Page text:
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An update from Evaneos

Colombo (Sri Lanka)

Practical information about Colombo

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2 / 5 - 3 reviews
How to get there
35km from Bandaranaike international airport
When to go
All year round
Minimum stay
One day

Reviews of Colombo

Romain Beuvart Travel writer
89 travel articles

Colombo is the most populated city in Sri Lanka, and the economic capital. It's a city with varied architecture from its long colonial past.

My suggestion:
Go by foot whenever possible! The city is quite large, but the main points of interest are in the centre and walking is the best way to explore Colombo and its cosmopolitan architecture.

However this can be disconcerting, so many people who decide to visit Sri Lanka have a tendency to ignore Colombo. With the international airport being closer to Negombo, a small seaside resort in the north, the temptation is really to begin by lounging on the beach instead of exploring a large city...

Personally, it is out of the question to simply pass by a city with such monumental history. First visit to the Buddhist temple of Gangarayama. It's truly a unique place, mixing the architectural styles of Sri Lanka, India, Thailand and China. I would say perhaps even Indonesian, as looking at the wall of Buddhas at the back of the temple, it made me think about the Borobudur Temple in Java. Not far from there is the Beira lake and the Sima Malaka Temple. Walking along the side of the lake, I saw that you could also picnic on the little artificial island, accessible by a bridge. It's also possible to get there by pedalo. 

Colombo is on the sea front, so don't miss the Galle Face Green park, a promenade much loved by the locals who don't hesitate to bathe in the waves and the wind. I bought a small snack from a walking salesman whilst looking at the surrounding luxury hotels in the style of British architecture. I walked past the Viharamahadevi public garden, which is opposite the Colombo city hall, where the architecture strangely resembles that of the capital. I ended my day by visiting the shopping centre to buy some souvenirs and some tea.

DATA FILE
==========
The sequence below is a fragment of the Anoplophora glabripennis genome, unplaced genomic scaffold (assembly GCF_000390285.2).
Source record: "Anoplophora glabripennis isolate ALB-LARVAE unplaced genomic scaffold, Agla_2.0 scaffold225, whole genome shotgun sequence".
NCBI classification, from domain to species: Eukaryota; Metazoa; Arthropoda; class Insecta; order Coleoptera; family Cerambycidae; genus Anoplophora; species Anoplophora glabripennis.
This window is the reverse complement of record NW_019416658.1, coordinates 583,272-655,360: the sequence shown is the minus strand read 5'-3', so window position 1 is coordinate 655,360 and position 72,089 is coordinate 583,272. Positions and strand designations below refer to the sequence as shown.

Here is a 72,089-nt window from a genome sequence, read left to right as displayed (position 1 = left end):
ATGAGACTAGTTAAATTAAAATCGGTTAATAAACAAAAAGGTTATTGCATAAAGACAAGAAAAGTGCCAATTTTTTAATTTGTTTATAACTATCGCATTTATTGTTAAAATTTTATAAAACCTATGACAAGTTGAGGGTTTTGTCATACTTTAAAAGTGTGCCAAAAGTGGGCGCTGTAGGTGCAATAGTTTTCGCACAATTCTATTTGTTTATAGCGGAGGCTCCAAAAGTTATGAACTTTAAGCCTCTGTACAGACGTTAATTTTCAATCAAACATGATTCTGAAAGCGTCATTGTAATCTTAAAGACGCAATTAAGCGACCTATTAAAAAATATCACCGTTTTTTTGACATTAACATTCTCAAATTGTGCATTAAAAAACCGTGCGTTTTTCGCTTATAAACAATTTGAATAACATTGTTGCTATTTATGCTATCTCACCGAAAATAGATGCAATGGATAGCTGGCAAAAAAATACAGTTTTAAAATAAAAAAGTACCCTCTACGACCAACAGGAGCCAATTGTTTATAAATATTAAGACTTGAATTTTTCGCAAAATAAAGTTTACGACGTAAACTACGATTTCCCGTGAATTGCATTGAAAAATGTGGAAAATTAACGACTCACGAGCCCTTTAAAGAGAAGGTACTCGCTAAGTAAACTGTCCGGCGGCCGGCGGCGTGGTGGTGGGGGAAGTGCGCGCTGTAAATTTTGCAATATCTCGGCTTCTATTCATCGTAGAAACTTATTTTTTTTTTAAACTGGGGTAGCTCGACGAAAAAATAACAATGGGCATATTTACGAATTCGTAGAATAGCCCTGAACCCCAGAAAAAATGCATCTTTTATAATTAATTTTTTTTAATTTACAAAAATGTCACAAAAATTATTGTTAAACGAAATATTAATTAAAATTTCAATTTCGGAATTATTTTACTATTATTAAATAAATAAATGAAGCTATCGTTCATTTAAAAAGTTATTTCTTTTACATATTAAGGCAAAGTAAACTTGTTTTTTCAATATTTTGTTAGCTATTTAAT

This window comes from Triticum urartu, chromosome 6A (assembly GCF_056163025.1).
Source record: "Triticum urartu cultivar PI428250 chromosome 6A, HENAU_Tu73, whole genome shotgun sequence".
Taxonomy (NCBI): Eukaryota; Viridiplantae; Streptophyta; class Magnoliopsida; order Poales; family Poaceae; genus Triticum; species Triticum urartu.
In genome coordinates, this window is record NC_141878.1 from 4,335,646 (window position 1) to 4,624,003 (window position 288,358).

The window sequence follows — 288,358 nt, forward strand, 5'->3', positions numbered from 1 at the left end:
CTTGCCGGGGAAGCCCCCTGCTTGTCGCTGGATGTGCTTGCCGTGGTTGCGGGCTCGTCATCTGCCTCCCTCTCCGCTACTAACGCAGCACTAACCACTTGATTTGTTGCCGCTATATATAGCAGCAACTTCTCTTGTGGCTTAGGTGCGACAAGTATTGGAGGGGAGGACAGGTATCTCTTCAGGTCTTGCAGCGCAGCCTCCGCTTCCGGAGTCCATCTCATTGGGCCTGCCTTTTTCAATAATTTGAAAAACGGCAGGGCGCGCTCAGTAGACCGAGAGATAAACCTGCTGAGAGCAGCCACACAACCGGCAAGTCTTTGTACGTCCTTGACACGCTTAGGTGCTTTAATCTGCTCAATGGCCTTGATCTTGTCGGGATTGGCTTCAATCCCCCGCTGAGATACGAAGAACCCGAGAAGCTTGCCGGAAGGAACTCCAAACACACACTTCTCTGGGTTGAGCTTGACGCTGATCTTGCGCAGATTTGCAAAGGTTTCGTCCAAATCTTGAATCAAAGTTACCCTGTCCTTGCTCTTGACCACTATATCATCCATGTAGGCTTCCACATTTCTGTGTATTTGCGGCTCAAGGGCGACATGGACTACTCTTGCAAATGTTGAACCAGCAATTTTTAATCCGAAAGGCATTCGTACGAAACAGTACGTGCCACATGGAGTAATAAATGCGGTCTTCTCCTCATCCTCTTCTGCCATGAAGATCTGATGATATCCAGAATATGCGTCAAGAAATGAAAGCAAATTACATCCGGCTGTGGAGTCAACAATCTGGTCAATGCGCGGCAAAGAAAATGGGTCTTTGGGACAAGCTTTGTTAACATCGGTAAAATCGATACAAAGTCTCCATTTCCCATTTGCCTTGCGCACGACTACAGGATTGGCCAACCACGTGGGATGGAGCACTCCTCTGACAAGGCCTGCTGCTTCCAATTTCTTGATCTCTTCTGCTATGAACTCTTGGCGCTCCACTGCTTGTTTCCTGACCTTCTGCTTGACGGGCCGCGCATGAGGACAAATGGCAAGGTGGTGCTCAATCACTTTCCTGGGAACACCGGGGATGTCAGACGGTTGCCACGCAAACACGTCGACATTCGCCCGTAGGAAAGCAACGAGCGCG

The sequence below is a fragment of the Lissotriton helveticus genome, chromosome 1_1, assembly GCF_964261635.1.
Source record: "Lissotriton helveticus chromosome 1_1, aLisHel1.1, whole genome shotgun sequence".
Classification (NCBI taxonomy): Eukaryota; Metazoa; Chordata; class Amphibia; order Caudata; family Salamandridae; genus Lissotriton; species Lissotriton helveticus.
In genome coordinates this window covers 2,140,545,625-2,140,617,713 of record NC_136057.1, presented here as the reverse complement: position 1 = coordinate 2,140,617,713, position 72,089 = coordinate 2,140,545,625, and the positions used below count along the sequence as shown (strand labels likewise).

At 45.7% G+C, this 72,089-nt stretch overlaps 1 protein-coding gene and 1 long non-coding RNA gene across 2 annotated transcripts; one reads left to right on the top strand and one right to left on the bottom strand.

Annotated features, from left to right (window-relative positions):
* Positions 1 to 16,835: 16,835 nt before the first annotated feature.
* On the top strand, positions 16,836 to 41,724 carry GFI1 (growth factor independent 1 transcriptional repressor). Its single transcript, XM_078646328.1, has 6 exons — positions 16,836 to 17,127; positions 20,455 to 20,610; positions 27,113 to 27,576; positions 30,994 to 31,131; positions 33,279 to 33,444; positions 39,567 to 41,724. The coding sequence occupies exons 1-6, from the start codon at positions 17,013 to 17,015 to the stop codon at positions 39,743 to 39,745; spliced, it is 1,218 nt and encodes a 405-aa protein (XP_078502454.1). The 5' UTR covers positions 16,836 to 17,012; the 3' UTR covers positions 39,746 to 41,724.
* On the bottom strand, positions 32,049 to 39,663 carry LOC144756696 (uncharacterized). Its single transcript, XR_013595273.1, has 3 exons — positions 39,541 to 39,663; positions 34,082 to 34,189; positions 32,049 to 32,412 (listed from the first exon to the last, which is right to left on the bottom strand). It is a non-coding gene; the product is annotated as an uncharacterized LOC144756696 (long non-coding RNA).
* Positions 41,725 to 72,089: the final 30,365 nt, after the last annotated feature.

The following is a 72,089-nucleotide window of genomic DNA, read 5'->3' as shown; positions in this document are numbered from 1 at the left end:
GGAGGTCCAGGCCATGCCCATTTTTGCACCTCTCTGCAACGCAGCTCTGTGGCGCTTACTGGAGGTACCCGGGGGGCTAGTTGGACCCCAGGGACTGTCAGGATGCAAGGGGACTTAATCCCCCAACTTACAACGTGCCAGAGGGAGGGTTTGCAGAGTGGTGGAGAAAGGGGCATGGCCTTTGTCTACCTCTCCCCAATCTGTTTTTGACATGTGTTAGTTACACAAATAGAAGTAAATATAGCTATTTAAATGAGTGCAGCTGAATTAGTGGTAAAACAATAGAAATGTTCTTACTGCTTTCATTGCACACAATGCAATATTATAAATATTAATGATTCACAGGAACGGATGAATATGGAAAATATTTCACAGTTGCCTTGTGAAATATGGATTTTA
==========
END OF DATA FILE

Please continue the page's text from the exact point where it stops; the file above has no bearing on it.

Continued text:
Galle Face Green promenade on the sea front of Colombo
David Debrincat Travel writer
459 travel articles

The capital of Sri Lanka, Colombo, is a city that no longer relies solely on its reputation as a place to trade spices.

My suggestion:
I advise that you avoid Colombo, it is a city full of traffic which no longer has the charm that it had in the past. Get on a bus or taxi and go to a city on the coast.

Before leaving on my trip to Sri Lanka, I imagined Colombo to be a pretty colonial city in the Indian Ocean. Today, the reality is very different. The smell of spices has long since been overpowered by the exhaust fumes that are produced every day on the long avenues. Its expansions seems to have been badly managed and nothing seems to be able to make a visitor stay.

I advise you do what many other tourists do, which is take a taxi or bus to Pettah station. Leave for the north, the south or the centre as there is no reason at all to waste a day in Colombo when there are so many other marvels awaiting you elsewhere on the island. So, don't delay!

Bus at Colombo station
Travel writer
49 travel articles

Colombo, the capital of Sri Lanka, is much smaller than its Indian neighbours but it has the same disadvantages: poverty, overpopulation and the constant racket of cars and buses. All the same, you can find many interesting things there.

My suggestion:
Colombo is not really a pleasant capital city. For me, it is nothing more than a transit city: one or two days are more than enough to see the main points of interest.
The only reason I would return to Colombo, if I went on another trip to Sri Lanka, would be without a doubt for the Pettah market. Just opposite the Fort station, the oldest commercial square in the country promises a fantastic experience, with full contact with the local population.
I was disappointed by the Fort quarter where, admittedly, you could admire some real treasures of colonial architecture. Restoration is ongoing, so you might have to wait a little longer. I stopped for a drink on the terrace of the Grand Oriental Hotel overlooking the port. In the evening it is particularly impressive.
Take some time to walk the streets of Cinnamons Garden, the posh part of town. There you can drink a cold fruit juice in the calm of a shaded garden of a beautiful colonial dwelling.
At sunset, I loved to walk around the Beira lake where I could appreciate the magic of the town's lights reflecting on the water. Colombo left me with the feeling of a city in decline, asphyxiated by fumes, where I did not feel comfortable.
Sunset on the Beira lake